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The two sides of AI: How to view the AI stock boom

As the AI boom continues, especially after all of the hype after Nvidia's latest earnings, many on Wall Street will continue to double down on the sector and watch closely for any and all updates. But as the technology and use cases behind AI evolve, investors will need to change their perspective on the space too.

Yahoo Finance Tech Editor Dan Howley joins Yahoo Finance to discuss why he believes that AI markets should be viewed as two separate categories: Physical hardware and products & services ran by tech companies.

For more expert insight and the latest market action, click here to watch this full episode of Yahoo Finance Live.

Editor's note: This article was written by Nicholas Jacobino

Video transcript

- NVIDIA shares, as we mentioned, are soaring today on the back of that strong fourth quarter earnings beat. But it's the entire Semis sector that's rising as well today. So as we look ahead, how should markets be viewing the future of AI? Let's bring in Yahoo Finance's very own Dan Howley for more.


DAN HOWLEY: Yeah, I mean, look, we just saw the semiconductors there. And I think the big thing to keep in mind when you're looking at AI is it's two pieces. It's the semiconductors that are powering it, literally powering it, and then the AI that is running it.

So it's two areas to look at. Yes, the Semis are going nuts right now, except for Intel. But the flip side of things is Microsoft, Google, Meta, Amazon, they're all running AI and they're all offering AI to some degree or another.

Microsoft, Google, Amazon, to enterprise meta open source Google open sourcing. As well Salesforce, they have AI as well. Einstein GPT and then Slack has its own AI now. So it really is a segment that you have to look at in two pieces.

- And, Dan, we were actually talking off camera about this. And I just want to get your take. When people think of NVIDIA still, they think chips, they think hardware.

But we were talking about how really when you look at what Jensen was building there. It really is more of a platform at this point.

DAN HOWLEY: I mean, the way that Apple has managed to lock in customers--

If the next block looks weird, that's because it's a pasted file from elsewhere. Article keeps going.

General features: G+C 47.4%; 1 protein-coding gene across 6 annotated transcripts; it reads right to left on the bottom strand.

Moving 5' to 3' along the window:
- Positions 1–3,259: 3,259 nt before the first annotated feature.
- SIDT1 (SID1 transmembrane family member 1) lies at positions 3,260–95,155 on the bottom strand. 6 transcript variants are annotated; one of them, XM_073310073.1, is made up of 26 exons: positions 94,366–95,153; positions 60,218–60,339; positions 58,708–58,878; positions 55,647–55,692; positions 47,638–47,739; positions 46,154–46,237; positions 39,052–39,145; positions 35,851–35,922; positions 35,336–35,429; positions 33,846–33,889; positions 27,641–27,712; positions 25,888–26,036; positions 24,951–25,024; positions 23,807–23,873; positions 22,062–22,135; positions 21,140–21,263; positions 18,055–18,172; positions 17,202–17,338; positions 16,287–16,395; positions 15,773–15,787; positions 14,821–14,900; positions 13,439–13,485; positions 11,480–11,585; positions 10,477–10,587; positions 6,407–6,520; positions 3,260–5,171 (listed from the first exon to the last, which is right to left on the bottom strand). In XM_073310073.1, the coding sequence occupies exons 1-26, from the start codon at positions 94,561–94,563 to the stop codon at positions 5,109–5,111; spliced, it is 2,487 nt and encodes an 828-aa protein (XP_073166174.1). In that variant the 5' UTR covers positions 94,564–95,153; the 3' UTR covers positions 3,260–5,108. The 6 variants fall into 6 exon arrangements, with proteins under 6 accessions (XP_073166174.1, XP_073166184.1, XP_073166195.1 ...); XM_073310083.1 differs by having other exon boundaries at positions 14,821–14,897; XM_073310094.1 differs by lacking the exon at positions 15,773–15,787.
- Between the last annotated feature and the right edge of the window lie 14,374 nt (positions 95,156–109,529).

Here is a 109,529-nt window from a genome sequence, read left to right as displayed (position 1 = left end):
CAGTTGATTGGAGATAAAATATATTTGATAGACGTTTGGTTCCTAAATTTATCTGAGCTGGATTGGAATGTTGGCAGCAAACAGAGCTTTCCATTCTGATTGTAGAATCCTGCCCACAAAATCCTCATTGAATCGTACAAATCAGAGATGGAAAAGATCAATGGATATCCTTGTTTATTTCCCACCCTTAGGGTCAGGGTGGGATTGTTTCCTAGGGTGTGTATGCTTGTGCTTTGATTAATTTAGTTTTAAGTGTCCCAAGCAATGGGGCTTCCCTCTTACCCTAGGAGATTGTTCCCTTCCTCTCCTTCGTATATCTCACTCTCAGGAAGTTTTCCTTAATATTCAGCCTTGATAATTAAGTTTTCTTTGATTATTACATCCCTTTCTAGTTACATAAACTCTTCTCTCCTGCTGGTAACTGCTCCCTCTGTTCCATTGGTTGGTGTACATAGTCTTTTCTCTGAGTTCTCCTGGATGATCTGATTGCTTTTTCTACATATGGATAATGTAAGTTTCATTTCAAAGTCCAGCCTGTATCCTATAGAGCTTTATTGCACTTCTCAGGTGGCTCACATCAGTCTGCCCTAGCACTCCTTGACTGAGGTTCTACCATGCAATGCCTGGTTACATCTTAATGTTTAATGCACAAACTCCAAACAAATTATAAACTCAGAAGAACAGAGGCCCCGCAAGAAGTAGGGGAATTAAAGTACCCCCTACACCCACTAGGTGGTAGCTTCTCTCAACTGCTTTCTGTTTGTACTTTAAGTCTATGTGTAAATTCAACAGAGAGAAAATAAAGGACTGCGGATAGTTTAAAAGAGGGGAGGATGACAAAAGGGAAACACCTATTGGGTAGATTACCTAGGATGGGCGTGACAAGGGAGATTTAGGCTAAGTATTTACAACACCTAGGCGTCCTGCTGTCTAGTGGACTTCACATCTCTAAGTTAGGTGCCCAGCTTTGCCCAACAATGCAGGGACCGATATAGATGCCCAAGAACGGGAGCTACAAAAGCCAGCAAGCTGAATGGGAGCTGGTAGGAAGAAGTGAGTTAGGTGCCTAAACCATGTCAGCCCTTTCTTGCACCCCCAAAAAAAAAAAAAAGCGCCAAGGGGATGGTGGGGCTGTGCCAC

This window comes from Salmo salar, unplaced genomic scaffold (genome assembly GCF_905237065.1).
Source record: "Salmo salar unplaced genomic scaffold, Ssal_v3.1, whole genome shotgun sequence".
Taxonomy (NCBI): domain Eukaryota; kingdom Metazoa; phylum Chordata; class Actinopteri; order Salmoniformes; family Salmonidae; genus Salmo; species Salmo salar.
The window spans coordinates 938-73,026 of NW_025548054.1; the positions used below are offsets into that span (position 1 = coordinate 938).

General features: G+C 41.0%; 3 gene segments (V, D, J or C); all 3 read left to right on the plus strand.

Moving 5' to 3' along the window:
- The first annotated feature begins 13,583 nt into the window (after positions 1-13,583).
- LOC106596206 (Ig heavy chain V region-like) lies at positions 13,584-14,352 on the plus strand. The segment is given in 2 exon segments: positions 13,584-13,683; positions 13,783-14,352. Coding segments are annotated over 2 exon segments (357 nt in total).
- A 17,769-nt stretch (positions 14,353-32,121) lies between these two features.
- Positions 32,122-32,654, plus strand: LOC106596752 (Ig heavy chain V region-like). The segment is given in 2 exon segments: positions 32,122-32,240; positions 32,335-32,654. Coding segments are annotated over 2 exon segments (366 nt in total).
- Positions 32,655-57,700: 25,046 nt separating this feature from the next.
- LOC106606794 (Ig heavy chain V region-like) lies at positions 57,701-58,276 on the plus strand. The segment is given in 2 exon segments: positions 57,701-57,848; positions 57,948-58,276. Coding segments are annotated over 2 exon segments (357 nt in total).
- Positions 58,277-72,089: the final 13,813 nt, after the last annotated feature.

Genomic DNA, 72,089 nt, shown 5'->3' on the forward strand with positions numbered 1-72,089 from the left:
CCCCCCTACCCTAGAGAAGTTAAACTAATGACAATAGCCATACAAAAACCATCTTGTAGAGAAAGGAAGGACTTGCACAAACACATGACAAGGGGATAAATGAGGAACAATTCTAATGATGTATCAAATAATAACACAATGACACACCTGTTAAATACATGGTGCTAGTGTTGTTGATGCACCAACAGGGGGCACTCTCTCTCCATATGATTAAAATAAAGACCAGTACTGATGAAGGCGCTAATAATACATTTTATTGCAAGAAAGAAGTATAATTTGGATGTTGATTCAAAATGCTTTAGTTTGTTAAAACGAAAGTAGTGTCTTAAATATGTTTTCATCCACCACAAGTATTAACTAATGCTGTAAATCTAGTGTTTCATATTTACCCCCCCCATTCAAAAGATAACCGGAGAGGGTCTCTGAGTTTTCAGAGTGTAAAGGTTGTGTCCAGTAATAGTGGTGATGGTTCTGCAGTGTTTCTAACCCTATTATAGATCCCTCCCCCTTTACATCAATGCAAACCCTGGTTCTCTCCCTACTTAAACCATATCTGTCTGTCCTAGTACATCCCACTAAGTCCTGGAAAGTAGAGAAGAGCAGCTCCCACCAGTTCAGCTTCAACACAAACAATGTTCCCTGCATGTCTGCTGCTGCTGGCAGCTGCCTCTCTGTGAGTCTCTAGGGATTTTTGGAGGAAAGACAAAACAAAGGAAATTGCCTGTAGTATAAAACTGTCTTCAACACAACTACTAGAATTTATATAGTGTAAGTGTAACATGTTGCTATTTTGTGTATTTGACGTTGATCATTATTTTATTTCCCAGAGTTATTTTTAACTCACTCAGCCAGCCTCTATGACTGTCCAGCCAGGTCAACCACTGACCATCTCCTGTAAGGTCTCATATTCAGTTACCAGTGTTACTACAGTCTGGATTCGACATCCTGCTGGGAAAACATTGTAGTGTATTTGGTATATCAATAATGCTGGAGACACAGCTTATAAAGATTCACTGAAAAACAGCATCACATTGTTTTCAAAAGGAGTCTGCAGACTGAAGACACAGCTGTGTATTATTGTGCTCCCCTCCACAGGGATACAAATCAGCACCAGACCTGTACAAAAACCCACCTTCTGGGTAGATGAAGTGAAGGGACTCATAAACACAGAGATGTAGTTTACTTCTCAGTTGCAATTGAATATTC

- Which is a great comparison, by the way. It's a great comparison.

DAN HOWLEY: Hell, yeah. The way Apple has managed to lock in customers with its software services-- its hardware, you want to stay on the software, so you're going to get the hardware. You want to get the hardware, you're going to get the software with it.

It's the same thing with NVIDIA. You're going to buy their chips, you're going to get on CUDA. If things are running on CUDA, then you're going to go and get their chips again. So it's kind this virtuous cycle for the company itself.

But it's also part of the reason why you're seeing third parties try to develop their own chips because they don't want to be locked in. And same thing we saw almost with the cloud at first, right?

People were jumping into the cloud, and they were saying, oh, I'm all in on Amazon, or, oh, I'm all in on Microsoft. The smart people said, I'm not going to stick on one. I'm going to go Multicloud.

And now everybody goes Multicloud. So you're not stuck with one company. That's what these large cloud service providers, CSPs, for those in the know, are doing with their chips.

They're ensuring that they have, sure, we'll have our NVIDIA chips. But we're also going to have our own. And we're also going to have some from AMD or Intel to diversify what our customers want, but also what we want.

JULIE HYMAN: And so if investors are looking at the two sides of AI, if you will, looking at the hardware and software or the chip makers, and then the companies that are making the product, AI product, how should they think about that? Is one more attractive than the other, or is it just that there are a lot of choices in terms of how to invest in AI right now?

DAN HOWLEY: It's almost one is leading the other. You had the software come out first. And now everybody saw what the software was capable of with ChatGPT.

And they were like, well, we got to get in on this. We'd be bozos if we didn't. So now everybody's trying to ramp that up. And so they're going into the chips.

Now, you're going to have to see-- and we're trying to see this with the likes of Microsoft and Google and Amazon. How much is that investment paying off for them, which will then lead to more chip sales if it does well, right?

Because if everybody goes continues to go all in on AI, it continues to perform well for these companies. Well, then, I mean, it's a no-brainer, you would want to invest more if you're a smaller company or a mid-sized company because it's proven that it can do well. Then it's going to go right back into chips.

- Well, Dan Howley, always great to have you on set.

DAN HOWLEY: I like getting--

- The energy brings the insight. Everything's there.

DAN HOWLEY: Mainline me some Dunkin' and I'll be--

- Thank you, Dan. Thank you.